Using jQuery and Quicksand plugin to create an animated portfolio filter

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  • April 19, 2011
Max Shearer

Max Shearer

Designer

Plugins to sort and filter elements using jQuery aren’t exactly few and far between. However, when it came to implementing a filter on our client list page, there weren’t any that looked as smooth and complete as the Quicksand jQuery plugin. Not only does it work very well, but it’s incredibly easy to execute and manipulate.

Essentially, the plugin works by taking an element or group of elements, and replacing them with others. This can be done in several ways which are outlined on the plugin site, but the way I chose involved cloning the original unordered list, and displaying ones with a particular data-type attribute.

The HTML

In ul#filterClients, each of the anchor tags has a class. This class will define what you’re filtering when clicking on that anchor.

ul#clients has all of the items that I want to filter through. You’ll notice that each of these has a ‘data-type’ attribute. This is a perfectly valid attribute in HTML5, and you can technically prepend ‘data-‘ to any string and have a valid attribute. The ‘data-type’ attribute will correspond to the class of whichever link is clicked in ul#filterClients. Each list item must have an individual ‘data-id’ attribute for the plugin to work. I’ve not looked into why this happens, but can only assume that it’s something to do with the positioning of the individual element.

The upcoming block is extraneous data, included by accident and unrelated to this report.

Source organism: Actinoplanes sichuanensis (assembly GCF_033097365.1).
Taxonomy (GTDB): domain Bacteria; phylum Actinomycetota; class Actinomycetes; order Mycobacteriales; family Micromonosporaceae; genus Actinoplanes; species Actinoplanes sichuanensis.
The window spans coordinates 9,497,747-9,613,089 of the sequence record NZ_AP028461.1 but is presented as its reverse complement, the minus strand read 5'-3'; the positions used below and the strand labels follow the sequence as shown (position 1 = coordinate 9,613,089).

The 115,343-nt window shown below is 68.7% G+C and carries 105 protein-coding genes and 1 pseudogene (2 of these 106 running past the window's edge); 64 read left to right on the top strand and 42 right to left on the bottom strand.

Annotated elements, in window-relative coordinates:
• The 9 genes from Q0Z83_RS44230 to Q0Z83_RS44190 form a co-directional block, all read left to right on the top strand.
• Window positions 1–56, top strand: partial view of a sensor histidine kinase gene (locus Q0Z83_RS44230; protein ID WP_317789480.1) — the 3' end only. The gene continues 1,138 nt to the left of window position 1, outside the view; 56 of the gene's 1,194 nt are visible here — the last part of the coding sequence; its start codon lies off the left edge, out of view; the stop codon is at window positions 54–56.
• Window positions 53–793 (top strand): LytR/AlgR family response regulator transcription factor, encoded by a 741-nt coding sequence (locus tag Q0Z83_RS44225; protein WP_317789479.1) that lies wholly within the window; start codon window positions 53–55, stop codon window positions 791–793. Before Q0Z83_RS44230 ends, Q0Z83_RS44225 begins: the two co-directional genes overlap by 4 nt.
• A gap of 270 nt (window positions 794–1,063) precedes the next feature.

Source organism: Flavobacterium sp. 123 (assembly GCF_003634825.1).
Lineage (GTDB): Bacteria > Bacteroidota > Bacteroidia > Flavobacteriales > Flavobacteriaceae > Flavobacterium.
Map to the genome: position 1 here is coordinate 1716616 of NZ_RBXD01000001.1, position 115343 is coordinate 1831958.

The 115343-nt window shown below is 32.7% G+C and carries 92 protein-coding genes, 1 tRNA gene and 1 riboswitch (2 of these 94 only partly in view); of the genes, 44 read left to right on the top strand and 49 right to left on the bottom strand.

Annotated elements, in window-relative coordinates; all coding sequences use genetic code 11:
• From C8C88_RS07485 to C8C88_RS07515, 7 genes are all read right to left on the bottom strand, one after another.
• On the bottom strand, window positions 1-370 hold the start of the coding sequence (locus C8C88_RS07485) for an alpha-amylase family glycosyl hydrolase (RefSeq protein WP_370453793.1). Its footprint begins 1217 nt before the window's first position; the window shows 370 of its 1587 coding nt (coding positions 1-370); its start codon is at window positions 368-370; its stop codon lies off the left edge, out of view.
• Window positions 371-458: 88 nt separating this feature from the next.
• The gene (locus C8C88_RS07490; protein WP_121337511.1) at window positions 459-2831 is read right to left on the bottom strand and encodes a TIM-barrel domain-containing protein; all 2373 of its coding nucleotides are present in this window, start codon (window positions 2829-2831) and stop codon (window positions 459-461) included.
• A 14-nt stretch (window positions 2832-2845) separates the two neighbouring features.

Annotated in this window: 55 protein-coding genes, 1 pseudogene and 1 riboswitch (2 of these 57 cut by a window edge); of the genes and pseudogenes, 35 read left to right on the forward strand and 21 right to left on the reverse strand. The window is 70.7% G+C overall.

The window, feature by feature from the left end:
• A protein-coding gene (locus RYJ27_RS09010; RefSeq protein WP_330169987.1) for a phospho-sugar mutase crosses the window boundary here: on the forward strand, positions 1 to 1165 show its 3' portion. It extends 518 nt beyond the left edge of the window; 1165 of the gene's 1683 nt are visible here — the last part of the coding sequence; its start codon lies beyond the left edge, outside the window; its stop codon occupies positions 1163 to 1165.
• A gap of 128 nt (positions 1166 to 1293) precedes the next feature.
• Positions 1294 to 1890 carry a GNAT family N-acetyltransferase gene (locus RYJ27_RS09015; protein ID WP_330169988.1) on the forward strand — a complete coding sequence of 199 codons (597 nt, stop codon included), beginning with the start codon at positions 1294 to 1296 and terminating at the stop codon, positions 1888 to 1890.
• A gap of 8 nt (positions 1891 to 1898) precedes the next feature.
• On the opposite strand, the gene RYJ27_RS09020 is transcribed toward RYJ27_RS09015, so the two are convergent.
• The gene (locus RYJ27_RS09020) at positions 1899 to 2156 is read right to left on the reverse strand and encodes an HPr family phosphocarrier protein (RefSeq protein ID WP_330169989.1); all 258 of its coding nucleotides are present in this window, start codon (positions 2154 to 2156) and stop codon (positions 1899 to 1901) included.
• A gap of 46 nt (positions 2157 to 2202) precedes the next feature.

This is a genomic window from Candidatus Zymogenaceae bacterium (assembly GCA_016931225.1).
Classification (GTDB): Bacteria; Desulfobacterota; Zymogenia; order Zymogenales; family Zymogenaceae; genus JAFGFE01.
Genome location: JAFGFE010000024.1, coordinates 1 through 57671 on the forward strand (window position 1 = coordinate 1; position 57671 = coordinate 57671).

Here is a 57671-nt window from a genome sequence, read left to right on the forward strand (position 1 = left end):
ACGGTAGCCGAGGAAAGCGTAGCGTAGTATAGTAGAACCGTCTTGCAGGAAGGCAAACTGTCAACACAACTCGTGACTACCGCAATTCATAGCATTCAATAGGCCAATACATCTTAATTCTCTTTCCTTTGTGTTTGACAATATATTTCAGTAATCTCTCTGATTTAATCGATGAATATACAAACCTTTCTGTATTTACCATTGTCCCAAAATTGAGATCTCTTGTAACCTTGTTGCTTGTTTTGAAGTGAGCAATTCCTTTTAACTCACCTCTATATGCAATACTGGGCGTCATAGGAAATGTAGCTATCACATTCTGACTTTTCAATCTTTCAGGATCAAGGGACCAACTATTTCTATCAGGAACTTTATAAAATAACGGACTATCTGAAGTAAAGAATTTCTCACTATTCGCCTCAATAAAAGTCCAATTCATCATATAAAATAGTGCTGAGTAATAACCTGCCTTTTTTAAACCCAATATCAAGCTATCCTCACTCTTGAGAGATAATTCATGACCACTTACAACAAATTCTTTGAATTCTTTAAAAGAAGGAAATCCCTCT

The jQuery

At this point, it’s probably worth going through the jQuery step-by-step.
$('ul.clients') selects any unordered lists with a class of ‘clients’ and assigns them to the variable $clientsHolder. In the next line, by appending .clone() to the variable and assigning it to $clientsClone, we get a copy of the original list items that can be used later on in the function.
In this part of the function, an event handler is assigned to the click event. e.preventDefault() simply stops whatever what was being clicked on from doing what it was meant to. In this case, it is stopping it from jumping to the top of the page due to the # in the href.

The next line is taking the class value from whatever item was clicked and assigning it to the $filterClass variable for use later.

The last two lines are for removing the ‘active’ class from the previous filter list item and adding it to the one that has been clicked.

This if statement sees if the anchor that has been clicked has the class ‘all’. If so, then every list item from the $clientsClone variable that was assigned earlier, should be passed into the Quicksand function call. If not, then only list items that have a data-type containing the class from the clicked anchor.

The last part of the jQuery calls the Quicksand function. $filters which was assigned in the previous if statement contains all the elements that are to be displayed in $clientsHolder — the unordered list that contained the original data. duration: is the number in milliseconds that it will take for the animation to complete, and easing: is the type of ease that the animation uses. Both of these are both optional parameters.

Note: you need to have the jQuery easing plugin referenced in your <head> if you include the easing parameter, otherwise the script will not work!

I deliberately left out any CSS of this walkthrough as it doesn’t make a huge amount of difference, and if you’re good enough to delve into jQuery this far, you can probably write your own CSS!

See it in action on our clients page. Happy filtering!

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